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BOOK The Dutch on their part bestowed rewards more XX.

liberal and solid on the officers and sailors of their 1781.

fleet, and admiral Zoutman was received at Amster. dam with great applause and acclamation; and the event of this remarkable action showed, that the Dutch seamen were still possessed of that determined courage which had distinguished them in the days of De Ruyter and Van Tromp.

About this time the emperor, now resident in the Netherlands, issued a placart, by which Ostend was declared to be a free port; and in the month of October he acceded in form to the armed neutrality, as the kings of Prussia and Portugal had also pre.

viously done. Spirited Notwithstanding the great concessions made by ings of the the parliament of Great Britain to the people of and people Ireland, that country, finding its own strength, re.

mained in a state far short of satisfaction : for it had still much to ask, or rather to demand. The army on the Irish establishment had been hitherto invariably governed and directed by the sole prerogative of the monarch; but as the spirit of liberty and independence increased, a Mutiny Bill, on the model of the English, had been recently introduced into the Irish parliament, and passed into a perpe. tual law. But a measure originally highly popular was now the subject of loud complaint; and it was affirmed, not without reason, that liberty could never be secured on just and constitutional grounds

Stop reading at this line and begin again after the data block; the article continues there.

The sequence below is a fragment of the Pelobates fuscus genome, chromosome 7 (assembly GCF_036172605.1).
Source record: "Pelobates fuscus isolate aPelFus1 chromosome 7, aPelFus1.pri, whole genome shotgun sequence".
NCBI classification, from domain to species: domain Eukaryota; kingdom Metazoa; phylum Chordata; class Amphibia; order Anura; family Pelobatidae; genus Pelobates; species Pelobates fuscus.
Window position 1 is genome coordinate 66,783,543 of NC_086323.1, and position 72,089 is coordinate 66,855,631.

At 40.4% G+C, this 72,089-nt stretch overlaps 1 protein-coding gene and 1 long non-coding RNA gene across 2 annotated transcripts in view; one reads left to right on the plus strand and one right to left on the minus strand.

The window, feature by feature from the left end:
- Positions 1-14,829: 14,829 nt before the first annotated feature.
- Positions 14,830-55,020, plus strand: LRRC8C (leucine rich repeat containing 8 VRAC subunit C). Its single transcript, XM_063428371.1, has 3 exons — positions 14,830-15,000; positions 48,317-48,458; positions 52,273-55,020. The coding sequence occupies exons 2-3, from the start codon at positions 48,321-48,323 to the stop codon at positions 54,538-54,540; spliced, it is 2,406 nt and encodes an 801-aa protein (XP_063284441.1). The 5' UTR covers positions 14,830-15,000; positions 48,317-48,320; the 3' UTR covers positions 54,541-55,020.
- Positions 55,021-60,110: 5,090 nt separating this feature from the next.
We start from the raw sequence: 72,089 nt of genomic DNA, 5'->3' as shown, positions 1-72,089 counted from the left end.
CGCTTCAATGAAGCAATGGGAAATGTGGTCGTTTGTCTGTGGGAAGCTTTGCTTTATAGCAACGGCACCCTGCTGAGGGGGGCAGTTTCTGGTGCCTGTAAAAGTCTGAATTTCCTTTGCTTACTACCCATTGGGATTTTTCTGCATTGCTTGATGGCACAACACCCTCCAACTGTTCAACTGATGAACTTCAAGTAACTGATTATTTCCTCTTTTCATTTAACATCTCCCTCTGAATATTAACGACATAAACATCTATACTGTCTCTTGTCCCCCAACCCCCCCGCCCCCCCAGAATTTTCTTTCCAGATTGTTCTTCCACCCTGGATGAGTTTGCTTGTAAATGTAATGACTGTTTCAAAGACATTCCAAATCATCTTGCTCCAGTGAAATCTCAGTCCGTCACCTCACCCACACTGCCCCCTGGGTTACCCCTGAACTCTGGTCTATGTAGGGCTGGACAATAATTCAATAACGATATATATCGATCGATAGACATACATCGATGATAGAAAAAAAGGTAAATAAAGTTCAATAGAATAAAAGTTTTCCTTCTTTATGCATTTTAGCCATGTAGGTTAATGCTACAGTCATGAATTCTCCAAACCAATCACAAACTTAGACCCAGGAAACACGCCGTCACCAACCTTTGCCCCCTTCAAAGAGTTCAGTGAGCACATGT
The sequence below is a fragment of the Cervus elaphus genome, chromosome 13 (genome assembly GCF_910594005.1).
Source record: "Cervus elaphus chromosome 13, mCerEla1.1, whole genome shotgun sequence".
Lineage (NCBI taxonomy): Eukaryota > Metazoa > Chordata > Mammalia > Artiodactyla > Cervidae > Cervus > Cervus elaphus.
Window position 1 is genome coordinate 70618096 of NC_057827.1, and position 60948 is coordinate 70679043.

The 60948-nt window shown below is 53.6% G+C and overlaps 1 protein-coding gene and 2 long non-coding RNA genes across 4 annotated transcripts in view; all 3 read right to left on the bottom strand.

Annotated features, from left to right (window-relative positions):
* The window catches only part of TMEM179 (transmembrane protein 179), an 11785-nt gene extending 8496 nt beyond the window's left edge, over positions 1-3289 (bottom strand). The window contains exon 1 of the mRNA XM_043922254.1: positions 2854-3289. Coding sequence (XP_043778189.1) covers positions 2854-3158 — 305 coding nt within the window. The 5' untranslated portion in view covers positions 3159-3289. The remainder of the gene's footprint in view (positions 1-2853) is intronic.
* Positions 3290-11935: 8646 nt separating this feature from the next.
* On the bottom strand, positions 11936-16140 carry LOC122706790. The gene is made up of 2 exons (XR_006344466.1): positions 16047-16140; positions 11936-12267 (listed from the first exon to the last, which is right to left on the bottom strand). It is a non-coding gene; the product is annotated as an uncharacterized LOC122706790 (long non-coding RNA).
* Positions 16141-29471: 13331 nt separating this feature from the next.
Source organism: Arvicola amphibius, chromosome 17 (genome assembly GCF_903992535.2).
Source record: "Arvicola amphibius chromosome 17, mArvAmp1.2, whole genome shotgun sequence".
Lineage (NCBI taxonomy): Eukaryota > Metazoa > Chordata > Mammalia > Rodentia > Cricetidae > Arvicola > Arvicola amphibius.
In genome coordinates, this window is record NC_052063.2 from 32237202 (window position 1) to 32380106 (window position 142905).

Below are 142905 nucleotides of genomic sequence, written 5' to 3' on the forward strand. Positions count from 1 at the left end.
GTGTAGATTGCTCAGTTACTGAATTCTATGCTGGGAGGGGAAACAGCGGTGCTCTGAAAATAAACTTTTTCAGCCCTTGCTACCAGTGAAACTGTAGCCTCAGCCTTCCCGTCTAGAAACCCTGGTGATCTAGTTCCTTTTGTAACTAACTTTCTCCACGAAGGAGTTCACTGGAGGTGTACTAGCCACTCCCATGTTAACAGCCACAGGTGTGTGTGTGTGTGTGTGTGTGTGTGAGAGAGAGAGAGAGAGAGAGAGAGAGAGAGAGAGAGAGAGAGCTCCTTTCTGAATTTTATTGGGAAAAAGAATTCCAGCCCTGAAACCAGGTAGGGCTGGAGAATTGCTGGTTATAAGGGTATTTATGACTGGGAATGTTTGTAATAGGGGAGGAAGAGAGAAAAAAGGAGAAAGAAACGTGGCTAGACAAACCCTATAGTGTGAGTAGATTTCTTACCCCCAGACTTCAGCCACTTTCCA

of Ireland.

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so long as the monarch was irrevocably invested BOOK with the unlimited power of the sword; that in England the Mutiny Bill was passed only from year to year, and in the very preamble of it standing armies without the consent of parliament are declared illegal; the troops themselves, the law that regulated, and the power that commands them, are by this bill limited to one year. Thus was the army of England rendered a parliamentary army, and the constitutional ascendency of the subject over the soldier preserved.

In numerous county and provincial meetings the supremacy of the British parliament was in formal resolves positively denied, and the absolute independence of Ireland on the British legislature boldly asserted. The unconstitutional powers of the Irish privy council, where, agreeably to the famous law of Poyning, all laws must originate, were reprobated, a Habeas-Corpus Act louldly called for, the abolition of all superfluous places and pensions insisted upon. The zeal and activity of the military associations sufficiently evinced their determination to enforce their claims by a mode of application which was in no danger of being disregarded.